Hey party people! I'm Sam Lansky, and this is my column "Pop Think," where I've been known to show a little extra love to Scandinavian artists in the past -- and this week is no exception, since we're taking an in-depth look at the Swedish DJ Avicii, who has become one of the most recognizable names in the game for his warm, vibrant, super-catchy house tracks and massive remixes. Now, he's making history as the first-ever DJ to headline historic Radio City Music Hall in New York City (!!!), another feather in his already impressive cap.
See, the road to mainstream success for DJs isn't always an easy one: Many hugely talented ones have built extraordinary careers in their niche industries without ever becoming recognizable names outside of EDM circles. This makes Avicii's stardom all the more impressive: His single "Levels" charted on the Hot 100 (a rarity for a straight-up house track) and was ultimately sampled in Flo Rida's global chart-topper "Good Feeling," helping to build him as a star in his own right. The Swedish house mafia (pun intended) is taking over, and I have no complaints about it.
Avicii -- the man of the House.
The Swedes have been running the show for a minute, and the world of pop music is much better for it. From the legendary Max Martin to the tastemakers Bloodshy & Avant, there's something in the water over there that's had producers churning out all the most danceable pop in the biz for the last few decades. Never before, though, have the dudes who create the rich sonic tapestries and dizzying dance beats that you hear in the club or on the radio emerged as solo stars with real name recognition, but Avicii (born Tim Bergling) is part of a new crop -- including David Guetta, Calvin Harris, and Avicii's Scandinavian contemporaries Swedish House Mafia -- who are changing that game.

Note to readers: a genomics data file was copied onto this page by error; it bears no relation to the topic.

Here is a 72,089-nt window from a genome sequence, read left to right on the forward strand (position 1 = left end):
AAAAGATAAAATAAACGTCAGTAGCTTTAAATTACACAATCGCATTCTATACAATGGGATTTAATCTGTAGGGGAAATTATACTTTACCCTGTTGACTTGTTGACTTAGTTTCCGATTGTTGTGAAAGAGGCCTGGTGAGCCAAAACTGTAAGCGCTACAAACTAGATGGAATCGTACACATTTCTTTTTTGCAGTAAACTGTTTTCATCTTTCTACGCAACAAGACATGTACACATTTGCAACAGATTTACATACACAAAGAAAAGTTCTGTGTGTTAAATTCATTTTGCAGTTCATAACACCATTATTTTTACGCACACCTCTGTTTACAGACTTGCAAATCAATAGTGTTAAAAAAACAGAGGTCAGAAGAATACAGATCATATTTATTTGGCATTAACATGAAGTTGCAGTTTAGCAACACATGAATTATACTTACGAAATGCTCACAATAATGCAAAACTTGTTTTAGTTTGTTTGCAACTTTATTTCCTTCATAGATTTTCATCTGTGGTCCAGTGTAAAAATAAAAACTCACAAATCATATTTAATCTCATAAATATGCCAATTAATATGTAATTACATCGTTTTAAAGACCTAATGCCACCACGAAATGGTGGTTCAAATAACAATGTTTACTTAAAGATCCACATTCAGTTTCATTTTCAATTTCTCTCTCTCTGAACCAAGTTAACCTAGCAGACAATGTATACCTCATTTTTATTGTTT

Read more about Avicii and the Swedish House Revolution after the jump.
It's been impossible to go to a club or turn on the TV over the last year without hearing his signature smash "Levels," but if any song deserved to be a hit, it was that one. The melody alone was so infectious that even without Etta James' deliciously husky vocals, it could get stuck in your head. If traditional pop songs rely on a big sing-along chorus for an earworm, Avicii knows how to create a melody just as strong in the instrumentation, which probably speaks to the success of EDM over the last few years. On the subject of his headlining Radio City Music Hall, which comes less than a year after Swedish House Mafia was the first EDM act to sell out Madison Square Garden, Avicii told Rolling Stone, "It's been coming for awhile, but this year it's just skyrocketed. The EDM world is really on top of its game right now."
Part of this is due to how seamlessly EDM influences have been integrated into mainstream pop music, a radical shift away from the urban sound that dominated airwaves for much of the last decade. Now, a chilly house beat is standard even in hip-hop. But it's also a testament to Avicii's blazingly strong melodic sensibility. At the age of 22, he's already accomplished a lifetime's worth of career milestones. Let's hope that he doesn't stop, so the good feelings keep on circulating.